Hustle culture as we typically think of it (GaryVee style where you’re giving up 10 years of your life with the hope to be a millionaire one day kind of thing—I’ve got more thoughts on Gary Vee in this post) is toxic and incredibly damaging.
But you’ll often hear me and other ambitious entrepreneurs say that there is a time for hustle.
We’ll tell you that no entrepreneur peddling the idea that you can have a 10 hour workweek right out the gate started out that way. They all hustled in the beginning. Every single one of them.
So what do we actually mean when we say that “hustling” is toxic but it’s sometimes necessary? And how does it relate to marketing?
Hustle Culture vs. Hustle Mindset
For me, it comes down to hustle mindset versus hustle culture.
Hustle culture is the toxic lifestyle we know and do not love. Hustle culture is:
1. The idea that you have to hustle 24/7 or your dreams will never be your reality.
2. The idea that sacrificing your health, relationships, and sanity is necessary to be successful.
3. The idea that hustling is the only way to make it.
However, hustle mindset is different. Hustle mindset is dedication, it’s hard work, it’s focus on getting to your goal. It’s giving a big middle finger to anyone who doesn’t believe you can get there… even if that someone is the negative voice inside your own head.
When Hustle is Needed
Now, my abhorrence of hustle culture doesn’t mean that hustle and hustle mindset doesn’t have its place. In fact, there are times when entrepreneurs need that hustle, especially in the beginning.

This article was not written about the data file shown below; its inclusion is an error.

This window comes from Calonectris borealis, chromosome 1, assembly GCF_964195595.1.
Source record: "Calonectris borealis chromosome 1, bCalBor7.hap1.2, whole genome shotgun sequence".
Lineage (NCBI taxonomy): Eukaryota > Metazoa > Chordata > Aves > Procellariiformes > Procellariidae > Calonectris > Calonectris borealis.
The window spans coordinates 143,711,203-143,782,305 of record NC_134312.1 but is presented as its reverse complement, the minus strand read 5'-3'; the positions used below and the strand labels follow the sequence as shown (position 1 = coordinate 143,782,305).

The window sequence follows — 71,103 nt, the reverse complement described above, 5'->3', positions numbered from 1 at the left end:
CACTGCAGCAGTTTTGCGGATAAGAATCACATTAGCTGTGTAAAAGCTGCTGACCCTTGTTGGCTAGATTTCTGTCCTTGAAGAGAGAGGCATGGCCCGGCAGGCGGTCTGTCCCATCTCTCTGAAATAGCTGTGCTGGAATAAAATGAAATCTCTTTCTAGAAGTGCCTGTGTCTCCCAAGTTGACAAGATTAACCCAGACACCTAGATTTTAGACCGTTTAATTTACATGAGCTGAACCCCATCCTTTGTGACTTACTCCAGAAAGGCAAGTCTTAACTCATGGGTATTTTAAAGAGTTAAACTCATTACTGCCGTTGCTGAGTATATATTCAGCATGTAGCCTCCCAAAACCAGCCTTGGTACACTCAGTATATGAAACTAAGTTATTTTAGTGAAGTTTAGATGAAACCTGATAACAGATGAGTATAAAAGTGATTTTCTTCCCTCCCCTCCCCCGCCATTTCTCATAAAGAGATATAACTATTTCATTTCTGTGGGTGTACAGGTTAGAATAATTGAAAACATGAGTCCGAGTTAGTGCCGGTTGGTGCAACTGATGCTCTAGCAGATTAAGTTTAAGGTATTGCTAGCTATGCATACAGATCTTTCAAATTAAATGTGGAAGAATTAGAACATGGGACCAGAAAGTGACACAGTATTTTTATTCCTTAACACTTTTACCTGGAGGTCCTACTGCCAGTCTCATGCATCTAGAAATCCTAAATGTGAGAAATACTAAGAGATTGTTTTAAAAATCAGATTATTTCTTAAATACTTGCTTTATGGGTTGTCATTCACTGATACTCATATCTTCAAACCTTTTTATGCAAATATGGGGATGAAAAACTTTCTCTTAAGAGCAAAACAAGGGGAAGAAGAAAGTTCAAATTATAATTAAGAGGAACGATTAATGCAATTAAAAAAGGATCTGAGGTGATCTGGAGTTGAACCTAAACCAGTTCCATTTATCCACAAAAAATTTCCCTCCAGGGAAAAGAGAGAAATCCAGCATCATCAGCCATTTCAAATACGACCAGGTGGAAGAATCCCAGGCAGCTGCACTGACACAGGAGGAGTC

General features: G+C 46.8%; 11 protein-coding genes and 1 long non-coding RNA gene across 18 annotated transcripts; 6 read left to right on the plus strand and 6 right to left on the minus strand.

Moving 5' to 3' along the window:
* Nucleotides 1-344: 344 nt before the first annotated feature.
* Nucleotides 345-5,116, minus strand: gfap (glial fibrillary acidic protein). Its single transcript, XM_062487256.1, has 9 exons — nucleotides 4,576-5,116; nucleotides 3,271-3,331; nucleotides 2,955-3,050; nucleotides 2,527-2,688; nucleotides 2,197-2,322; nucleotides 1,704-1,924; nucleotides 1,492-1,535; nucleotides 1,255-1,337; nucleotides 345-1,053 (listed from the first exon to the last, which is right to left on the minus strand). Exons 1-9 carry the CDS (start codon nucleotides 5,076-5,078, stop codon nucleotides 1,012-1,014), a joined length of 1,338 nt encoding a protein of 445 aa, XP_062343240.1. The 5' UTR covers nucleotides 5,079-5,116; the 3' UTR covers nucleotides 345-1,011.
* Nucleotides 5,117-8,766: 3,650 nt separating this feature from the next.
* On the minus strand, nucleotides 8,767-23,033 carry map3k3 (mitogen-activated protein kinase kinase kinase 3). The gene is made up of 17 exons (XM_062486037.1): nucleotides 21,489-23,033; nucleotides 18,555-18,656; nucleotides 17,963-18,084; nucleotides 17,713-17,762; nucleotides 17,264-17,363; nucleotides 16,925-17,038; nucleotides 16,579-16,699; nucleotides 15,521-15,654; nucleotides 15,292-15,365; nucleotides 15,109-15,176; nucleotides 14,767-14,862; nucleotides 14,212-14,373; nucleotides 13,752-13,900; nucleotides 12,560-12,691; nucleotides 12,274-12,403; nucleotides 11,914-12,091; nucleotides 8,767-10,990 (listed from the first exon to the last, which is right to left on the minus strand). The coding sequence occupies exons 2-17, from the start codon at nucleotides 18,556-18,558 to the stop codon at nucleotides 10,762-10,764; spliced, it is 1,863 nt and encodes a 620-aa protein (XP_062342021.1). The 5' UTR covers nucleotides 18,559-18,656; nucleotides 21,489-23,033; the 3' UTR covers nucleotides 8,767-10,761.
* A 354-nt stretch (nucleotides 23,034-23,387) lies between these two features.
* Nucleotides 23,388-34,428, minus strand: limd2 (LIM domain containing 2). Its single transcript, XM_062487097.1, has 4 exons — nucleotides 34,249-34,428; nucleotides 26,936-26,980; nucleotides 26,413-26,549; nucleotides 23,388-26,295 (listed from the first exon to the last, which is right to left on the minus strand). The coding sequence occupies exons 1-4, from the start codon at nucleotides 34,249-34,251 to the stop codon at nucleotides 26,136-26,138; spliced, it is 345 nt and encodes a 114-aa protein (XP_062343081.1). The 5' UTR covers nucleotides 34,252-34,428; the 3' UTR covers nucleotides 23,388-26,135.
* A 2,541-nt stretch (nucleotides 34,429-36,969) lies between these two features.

Hustle is needed when:
- You’re starting from scratch.
- You’re trying to breakthrough to another level.
- You have big goals in your business.
- You need to prove yourself, especially to yourself.
These are all times when hustle mindset is incredibly helpful because hustle mindset is about dedication, focus, and determination. It’s about working hard towards a goal, even when (and especially when) no one else believes you can do it.
I remember starting my business in the last month of my maternity leave.
(Side note, I say start because it’s when I really started to take it seriously. In reality, I’d been side hustlin’ and freelancing and entrepreneur-ing my way through the previous 10 years of my life.)
I had three older kids from toddler to teen and a brand new velcro baby. I was desperate to be home with my family, to ditch my two hour commute to downtown Atlanta and my anti-remote job. I gave myself 21 days to match my corporate salary, and I hustled my butt off.
I worked in the gaps of my day.
I worked during naptimes and after bedtime.
I took discovery calls while I nursed the baby.
I generated leads and marketed my business while I helped my older kids with homework at the dining room table.
I embraced the hustle in those moments because I needed BIG results in a short amount of time. However, that kind of hustle (as valuable as it can be in the short term) is not sustainable!
And when I was just 18 days into my 21 day deadline, I hit my goal and put on the hustle brakes. I shifted into hustle mindset where I was determined and ambitious without putting myself on the road to burn out.
(I also hired help, specifically a VA and a nanny!)
The key here is that hustle mindset is not hustle culture. They are two very different things. One is toxic and damaging, while the other is focused and driven. It’s built for long haul success. As an entrepreneur, you need to know the difference so you can decide when hustle is needed… and when it’s time to slow down.